Nantucket is an island off Cape Cod in Massachusetts. It has a large history of whaling but now only offers whale watching tours in the season, April to October. The island is the definition of super cute. Wild nature, incredible wildlife, and friendly locals. Downtown with its rough, cobbled streets and concentration of dark gray cottages that otherwise are spotted throughout the entire island. If this sounds tempting, a day trip to Nantucket is definitely something you should consider. As long as the weather is warm and nice.
Other than downtown, a day trip gives you the opportunity to explore other parts of the island. Like the beaches that cover most of the island’s coastline with white fine sand dunes and meet wild green bushes before you see any houses. Houses so charming you just want to live in them. The best way to get around unless you take a car is to see Nantucket by bike. There are also a few nice but short hikes you can do to immerse yourself into Nantucket’s wildlife.
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How to get to Nantucket island
To go on a day trip to Nantucket you want to travel from either Hyannis, Harwich Port in Cape Cod or New Bedford, MA with the earliest boat you can get.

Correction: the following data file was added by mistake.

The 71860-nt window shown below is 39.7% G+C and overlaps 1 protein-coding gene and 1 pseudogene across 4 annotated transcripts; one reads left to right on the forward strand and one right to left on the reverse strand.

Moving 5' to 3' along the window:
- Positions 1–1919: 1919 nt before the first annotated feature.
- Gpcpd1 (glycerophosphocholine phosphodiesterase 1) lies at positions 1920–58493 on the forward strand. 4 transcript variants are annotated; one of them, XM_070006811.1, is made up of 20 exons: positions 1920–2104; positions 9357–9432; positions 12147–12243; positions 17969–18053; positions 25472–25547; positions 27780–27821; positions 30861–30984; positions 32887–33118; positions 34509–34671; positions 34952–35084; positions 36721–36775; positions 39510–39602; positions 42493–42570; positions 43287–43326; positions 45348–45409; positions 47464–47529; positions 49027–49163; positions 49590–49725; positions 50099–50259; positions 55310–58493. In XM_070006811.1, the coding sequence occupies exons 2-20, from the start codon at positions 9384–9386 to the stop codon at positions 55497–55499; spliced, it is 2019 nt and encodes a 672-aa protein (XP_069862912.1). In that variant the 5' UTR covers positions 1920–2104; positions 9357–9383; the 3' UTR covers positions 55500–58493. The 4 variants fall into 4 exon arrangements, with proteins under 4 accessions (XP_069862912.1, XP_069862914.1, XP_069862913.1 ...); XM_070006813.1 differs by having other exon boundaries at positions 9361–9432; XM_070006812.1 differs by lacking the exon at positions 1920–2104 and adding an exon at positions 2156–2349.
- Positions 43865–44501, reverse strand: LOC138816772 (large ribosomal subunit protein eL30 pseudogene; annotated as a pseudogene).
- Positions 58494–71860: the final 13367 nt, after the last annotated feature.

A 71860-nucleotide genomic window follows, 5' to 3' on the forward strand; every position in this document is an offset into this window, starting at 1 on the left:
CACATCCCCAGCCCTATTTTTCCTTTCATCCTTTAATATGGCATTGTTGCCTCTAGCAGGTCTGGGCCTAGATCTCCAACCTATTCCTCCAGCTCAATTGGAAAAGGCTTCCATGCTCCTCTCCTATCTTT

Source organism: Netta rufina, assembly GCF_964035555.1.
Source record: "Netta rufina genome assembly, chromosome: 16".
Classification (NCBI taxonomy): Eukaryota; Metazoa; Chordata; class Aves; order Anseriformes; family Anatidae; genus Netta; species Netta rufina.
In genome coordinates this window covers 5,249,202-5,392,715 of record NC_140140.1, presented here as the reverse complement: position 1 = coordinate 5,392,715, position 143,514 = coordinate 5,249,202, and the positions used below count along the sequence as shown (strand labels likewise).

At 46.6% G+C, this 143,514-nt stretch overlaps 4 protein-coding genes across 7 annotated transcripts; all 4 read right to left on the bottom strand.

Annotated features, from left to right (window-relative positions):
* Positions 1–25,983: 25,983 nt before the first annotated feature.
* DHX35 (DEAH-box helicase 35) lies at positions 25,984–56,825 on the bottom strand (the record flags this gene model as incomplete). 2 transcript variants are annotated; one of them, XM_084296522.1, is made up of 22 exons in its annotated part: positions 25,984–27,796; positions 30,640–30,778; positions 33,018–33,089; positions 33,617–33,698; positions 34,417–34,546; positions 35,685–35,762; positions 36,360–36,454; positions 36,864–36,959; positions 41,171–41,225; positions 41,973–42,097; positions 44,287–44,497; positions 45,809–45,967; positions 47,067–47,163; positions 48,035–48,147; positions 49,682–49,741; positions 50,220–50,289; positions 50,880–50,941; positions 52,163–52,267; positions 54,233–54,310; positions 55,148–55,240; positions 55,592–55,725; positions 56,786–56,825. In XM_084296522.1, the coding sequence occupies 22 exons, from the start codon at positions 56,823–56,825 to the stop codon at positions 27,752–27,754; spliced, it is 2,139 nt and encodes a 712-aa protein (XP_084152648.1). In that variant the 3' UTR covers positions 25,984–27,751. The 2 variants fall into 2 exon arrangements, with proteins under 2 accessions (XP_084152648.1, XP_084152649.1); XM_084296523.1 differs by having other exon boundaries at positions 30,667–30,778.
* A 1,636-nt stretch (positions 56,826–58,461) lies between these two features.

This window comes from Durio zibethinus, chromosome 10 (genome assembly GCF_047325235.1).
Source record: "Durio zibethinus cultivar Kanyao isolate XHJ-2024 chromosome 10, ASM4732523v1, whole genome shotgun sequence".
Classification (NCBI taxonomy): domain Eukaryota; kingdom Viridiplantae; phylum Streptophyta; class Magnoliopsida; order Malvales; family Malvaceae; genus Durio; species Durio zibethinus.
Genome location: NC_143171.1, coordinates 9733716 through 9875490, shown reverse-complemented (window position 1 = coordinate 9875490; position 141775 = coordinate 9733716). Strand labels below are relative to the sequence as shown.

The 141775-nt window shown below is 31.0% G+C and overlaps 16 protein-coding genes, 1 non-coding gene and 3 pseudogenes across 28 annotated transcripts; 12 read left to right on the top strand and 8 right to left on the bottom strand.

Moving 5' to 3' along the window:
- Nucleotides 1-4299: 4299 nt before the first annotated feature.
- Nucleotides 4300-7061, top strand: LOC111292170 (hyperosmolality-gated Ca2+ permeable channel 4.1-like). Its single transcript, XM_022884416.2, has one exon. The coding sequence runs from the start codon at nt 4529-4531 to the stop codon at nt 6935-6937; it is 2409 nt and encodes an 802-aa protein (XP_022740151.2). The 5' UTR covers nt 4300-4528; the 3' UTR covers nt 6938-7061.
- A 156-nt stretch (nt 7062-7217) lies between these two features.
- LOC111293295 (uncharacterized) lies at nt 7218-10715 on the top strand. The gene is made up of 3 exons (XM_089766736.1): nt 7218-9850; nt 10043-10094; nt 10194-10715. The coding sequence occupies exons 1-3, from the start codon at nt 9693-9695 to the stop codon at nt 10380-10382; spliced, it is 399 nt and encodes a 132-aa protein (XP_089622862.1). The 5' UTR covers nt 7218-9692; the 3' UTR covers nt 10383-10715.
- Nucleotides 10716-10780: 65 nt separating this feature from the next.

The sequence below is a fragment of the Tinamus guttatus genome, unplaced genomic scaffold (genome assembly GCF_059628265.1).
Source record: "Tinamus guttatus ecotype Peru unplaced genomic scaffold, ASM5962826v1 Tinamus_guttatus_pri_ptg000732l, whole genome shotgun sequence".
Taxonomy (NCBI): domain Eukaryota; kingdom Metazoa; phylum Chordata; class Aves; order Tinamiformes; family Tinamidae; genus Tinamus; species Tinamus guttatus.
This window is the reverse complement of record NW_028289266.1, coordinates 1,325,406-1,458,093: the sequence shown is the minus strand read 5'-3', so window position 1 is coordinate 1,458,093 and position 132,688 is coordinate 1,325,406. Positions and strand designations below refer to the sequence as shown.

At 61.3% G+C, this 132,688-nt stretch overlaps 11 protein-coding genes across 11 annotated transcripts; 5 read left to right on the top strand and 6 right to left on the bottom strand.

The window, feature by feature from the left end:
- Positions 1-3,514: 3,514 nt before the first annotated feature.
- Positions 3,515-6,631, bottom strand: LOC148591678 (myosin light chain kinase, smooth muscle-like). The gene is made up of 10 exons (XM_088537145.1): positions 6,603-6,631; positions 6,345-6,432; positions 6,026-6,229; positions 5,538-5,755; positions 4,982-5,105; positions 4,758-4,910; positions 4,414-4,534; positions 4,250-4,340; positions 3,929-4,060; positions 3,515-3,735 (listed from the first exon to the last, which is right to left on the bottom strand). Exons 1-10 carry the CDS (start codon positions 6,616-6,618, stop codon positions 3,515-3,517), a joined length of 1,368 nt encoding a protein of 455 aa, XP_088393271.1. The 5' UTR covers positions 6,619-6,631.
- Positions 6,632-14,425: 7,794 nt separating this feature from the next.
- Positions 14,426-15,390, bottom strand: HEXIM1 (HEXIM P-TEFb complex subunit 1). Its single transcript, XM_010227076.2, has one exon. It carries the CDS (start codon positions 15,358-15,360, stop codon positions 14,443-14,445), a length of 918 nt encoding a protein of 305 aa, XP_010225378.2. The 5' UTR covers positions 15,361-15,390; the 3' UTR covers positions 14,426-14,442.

There are daily ferries in the summer months. I recommend you aim to take an early ferry to get the most out of your day trip to Nantucket. The earliest ferry from Hyannis leaves at 6:10 am and the latest back again leaves at 8:45.
Day trip to Nantucket
On a day trip to Nantucket, there is lots to see and do whether you like chilling at the beach, go shopping and sipping coffee, admire the architecture or explore the small hiking routes the island has to offer. Just make sure you bring your camera. Because this picturesque island will beg you to take photos.
Luckily, the island is not very big, though you won’t get time to see it all, at least you can choose a few things that appeal to you for the day. I have made a list of the top things to do in Nantucket for one day. However, if you have more time, the island makes the perfect weekend getaway from Boston.
Things to do in Nantucket for one day
Downtown is best explored by foot. There are numerous small cobbled streets that are perfect to walk around. You will find some tourist shopping and a few nice cafés to have a coffee.
There are plenty of pretty buildings all around so make sure you have your camera ready.
There are several interesting museums you can visit on a day trip to Nantucket. I will only list the most popular ones here.
Nantucket Shipwreck and Lifesaving Museum
In the 19th Century, more than 700 shipwrecks stranded around Nantucket as a result of unpredictable weather where fog, storms, and strong currents. The surroundings got referred to as “a graveyard of the Atlantic”.
The Shipwreck and Lifesaving Museum is raised in memory of all the brave locals of Nantucket who risked their lives to save the shipwrecked.